“The killer whales of Eden, Australia were a group of killer whales (Orcinus orca) known for their co-operation with human hunters of cetacean species. They were seen near the port of Eden in southeastern Australia between 1840 and 1930. A pod of killer whales, which included amongst its members a distinctive male called Old Tom, would assist whalers in hunting baleen whales.  The killer whales would find target whales, shepherd them into Twofold Bay, and then alert the whalers to their presence and often help to kill the whales.”

“Old Tom's role was commonly to alert the human whalers to the presence of a baleen whale in the bay by breaching or tailslapping at the mouth of the Kiah River….This role endeared him to the whalers and led to the idea that he was ‘leader of the pack,’ although such a role was more likely taken by a female (as is typical among killer whales), probably the whale known as Stranger. After the harpooning, some of the killer whales would even grab the ropes in their teeth and aid the whalers in hauling. The skeleton of Old Tom is on display at the Eden Killer Whale Museum, and significant wear marks still exist on his teeth from repeatedly grabbing fast-moving ropes.  In return for their help, the whalers allowed the killer whales to eat the tongue and lips of the whale before hauling it ashore, providing a rare example of mutualism between humans and killer whales.”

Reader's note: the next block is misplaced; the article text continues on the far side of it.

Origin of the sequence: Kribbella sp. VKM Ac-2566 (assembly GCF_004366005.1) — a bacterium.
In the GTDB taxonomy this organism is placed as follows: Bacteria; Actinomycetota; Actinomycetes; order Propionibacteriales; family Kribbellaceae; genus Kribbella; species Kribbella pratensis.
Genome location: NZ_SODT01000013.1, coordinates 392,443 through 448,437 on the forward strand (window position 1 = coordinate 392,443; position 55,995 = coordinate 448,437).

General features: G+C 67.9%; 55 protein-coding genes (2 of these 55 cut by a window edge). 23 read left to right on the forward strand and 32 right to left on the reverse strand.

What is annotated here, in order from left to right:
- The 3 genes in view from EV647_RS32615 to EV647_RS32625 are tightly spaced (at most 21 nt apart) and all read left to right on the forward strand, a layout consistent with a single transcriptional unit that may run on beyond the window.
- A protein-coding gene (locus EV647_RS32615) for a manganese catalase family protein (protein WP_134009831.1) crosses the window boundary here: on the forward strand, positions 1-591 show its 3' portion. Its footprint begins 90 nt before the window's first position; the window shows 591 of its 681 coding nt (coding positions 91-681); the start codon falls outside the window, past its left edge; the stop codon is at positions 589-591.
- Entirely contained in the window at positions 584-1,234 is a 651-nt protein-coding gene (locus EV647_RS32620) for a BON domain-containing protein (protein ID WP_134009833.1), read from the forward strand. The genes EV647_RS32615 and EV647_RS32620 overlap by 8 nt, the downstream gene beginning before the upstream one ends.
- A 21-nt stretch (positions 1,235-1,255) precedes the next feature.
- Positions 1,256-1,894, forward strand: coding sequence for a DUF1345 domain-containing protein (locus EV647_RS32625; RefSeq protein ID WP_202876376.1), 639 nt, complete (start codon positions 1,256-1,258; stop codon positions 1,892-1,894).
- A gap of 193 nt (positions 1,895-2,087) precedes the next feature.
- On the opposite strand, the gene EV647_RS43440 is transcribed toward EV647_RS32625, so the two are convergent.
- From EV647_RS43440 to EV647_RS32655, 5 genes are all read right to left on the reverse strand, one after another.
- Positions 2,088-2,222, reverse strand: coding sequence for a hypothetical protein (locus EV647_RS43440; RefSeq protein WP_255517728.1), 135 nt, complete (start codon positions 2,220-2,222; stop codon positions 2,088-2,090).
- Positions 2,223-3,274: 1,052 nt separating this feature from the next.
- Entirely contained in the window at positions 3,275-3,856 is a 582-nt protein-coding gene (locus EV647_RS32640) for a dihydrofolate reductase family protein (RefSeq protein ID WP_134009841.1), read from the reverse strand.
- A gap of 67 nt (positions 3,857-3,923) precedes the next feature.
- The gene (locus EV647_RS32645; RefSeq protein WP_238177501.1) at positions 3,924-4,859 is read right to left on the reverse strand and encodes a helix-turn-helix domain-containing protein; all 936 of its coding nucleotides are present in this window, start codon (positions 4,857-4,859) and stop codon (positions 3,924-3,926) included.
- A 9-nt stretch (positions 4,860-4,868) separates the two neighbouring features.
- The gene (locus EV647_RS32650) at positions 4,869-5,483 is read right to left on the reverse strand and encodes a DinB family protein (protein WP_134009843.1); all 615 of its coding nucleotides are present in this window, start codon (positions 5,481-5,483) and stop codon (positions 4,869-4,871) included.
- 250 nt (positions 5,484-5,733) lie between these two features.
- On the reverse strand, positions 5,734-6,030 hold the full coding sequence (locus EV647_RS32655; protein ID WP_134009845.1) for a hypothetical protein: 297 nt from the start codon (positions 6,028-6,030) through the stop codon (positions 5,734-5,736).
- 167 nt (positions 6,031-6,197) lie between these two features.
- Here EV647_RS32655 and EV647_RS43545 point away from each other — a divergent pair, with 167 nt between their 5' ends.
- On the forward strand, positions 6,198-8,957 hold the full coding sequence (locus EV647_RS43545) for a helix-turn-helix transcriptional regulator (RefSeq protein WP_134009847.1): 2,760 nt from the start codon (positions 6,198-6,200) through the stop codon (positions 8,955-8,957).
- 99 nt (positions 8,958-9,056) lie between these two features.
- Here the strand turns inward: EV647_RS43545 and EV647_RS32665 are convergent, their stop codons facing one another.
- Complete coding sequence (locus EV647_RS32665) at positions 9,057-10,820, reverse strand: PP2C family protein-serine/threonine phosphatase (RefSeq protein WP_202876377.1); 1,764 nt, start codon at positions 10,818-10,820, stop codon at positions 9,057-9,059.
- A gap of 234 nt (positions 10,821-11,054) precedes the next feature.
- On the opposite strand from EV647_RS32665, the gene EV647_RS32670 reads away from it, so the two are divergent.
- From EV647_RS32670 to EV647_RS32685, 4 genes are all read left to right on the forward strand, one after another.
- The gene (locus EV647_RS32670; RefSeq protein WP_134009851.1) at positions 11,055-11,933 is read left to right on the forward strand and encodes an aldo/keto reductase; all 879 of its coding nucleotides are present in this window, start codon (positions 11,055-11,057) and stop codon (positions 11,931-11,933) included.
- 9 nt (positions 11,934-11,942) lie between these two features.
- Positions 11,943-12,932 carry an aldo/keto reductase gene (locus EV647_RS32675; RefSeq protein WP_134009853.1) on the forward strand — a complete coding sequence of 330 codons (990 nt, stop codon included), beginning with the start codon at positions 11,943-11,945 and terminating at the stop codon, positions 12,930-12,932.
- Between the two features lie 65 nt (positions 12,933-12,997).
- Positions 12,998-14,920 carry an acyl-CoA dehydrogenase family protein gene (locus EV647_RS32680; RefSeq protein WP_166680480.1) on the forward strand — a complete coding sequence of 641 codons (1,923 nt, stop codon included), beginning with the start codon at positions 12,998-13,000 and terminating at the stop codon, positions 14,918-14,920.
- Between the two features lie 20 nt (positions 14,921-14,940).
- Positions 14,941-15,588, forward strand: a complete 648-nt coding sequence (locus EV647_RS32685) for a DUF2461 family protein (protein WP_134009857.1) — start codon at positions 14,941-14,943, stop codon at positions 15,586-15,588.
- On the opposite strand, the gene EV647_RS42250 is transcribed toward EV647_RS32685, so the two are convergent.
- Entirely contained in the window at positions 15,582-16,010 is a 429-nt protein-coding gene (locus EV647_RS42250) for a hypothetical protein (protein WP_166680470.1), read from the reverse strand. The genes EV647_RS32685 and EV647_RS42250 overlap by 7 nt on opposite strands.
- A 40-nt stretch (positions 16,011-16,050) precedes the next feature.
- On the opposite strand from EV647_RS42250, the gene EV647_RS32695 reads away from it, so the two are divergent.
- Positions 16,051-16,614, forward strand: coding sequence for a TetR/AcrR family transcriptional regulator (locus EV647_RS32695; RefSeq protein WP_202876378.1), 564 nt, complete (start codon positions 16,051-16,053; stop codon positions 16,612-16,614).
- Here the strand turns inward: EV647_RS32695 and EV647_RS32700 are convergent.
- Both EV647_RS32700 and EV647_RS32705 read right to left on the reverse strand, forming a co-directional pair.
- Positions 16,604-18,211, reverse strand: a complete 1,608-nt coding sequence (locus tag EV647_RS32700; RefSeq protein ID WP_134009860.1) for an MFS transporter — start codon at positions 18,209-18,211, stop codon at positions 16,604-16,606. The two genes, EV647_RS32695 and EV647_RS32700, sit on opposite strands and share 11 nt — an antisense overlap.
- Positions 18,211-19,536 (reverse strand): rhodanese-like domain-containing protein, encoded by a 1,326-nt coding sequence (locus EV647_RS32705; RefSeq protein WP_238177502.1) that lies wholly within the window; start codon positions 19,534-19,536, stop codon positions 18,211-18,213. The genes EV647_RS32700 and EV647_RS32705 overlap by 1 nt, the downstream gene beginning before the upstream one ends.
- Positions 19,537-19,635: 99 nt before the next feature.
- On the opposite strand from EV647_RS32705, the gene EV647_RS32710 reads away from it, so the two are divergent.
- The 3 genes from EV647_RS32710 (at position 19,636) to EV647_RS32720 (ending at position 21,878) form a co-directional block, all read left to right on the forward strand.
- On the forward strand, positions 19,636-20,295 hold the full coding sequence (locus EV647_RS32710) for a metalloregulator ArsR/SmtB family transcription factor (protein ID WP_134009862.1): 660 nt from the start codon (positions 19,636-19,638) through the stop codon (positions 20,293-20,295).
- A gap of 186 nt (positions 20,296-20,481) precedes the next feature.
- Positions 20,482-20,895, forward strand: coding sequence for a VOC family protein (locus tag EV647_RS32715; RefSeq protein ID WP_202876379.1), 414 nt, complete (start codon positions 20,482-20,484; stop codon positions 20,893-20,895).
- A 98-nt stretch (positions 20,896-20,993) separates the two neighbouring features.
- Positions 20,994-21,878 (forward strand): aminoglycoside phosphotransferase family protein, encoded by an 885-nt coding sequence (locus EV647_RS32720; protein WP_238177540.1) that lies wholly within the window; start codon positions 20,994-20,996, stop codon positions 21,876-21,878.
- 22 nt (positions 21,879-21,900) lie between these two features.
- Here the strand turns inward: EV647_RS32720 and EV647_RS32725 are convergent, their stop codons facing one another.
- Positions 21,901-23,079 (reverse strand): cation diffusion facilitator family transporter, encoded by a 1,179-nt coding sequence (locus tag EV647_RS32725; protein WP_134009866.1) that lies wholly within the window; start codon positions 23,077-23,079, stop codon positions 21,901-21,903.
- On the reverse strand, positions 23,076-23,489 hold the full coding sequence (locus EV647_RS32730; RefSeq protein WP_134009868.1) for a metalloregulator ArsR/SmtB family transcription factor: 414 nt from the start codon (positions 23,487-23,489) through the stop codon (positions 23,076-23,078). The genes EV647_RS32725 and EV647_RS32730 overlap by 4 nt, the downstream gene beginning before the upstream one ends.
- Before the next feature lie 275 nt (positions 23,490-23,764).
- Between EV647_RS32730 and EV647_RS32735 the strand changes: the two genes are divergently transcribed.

As humans became more powerful and more plentiful they lost contact with their animal relatives—and lost their respect for them.  We became so proud of our cleverness that we began to assume that we were not like those other animals.  We are humans and we think; they are merely animals so they can’t think.  Safina rises up periodically throughout his narrative to smite the pompous ones who harbor such thoughts.

“Once I was watching elephants with another scientist in another African reserve.  Several adult elephants were resting with their young in the shade of a palm, fanning their ears in the heat.  The scientist opined that the elephants we were watching ‘might simply be moving to and away from heat gradients, without experiencing anything at all.’  He declared, ‘I have no way of knowing whether that elephant is any more conscious than this bush’.”